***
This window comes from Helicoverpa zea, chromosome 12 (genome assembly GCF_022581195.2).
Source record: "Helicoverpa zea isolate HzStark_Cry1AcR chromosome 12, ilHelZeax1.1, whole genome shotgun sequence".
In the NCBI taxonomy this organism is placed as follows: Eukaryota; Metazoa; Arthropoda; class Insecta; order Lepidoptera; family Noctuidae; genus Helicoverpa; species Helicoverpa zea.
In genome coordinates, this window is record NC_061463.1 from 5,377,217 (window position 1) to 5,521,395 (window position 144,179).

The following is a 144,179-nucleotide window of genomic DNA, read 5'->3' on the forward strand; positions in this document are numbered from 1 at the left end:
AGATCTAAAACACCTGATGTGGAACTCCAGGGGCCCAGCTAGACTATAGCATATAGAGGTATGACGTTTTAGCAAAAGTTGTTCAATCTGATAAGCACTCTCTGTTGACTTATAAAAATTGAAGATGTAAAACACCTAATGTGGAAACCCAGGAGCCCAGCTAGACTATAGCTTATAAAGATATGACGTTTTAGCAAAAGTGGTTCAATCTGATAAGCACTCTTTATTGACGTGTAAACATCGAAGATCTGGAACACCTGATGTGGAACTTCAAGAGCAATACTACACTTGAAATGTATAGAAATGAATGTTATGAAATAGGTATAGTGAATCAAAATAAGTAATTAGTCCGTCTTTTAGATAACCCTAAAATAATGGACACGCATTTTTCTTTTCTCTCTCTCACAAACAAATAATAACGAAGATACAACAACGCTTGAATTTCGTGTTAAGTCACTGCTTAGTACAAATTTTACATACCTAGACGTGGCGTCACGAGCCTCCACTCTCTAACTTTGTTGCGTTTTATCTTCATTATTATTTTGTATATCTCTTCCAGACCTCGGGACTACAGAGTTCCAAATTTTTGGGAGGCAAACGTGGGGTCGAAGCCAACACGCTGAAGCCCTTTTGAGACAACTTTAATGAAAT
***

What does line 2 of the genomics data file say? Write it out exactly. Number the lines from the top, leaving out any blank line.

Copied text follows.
Source record: "Helicoverpa zea isolate HzStark_Cry1AcR chromosome 12, ilHelZeax1.1, whole genome shotgun sequence".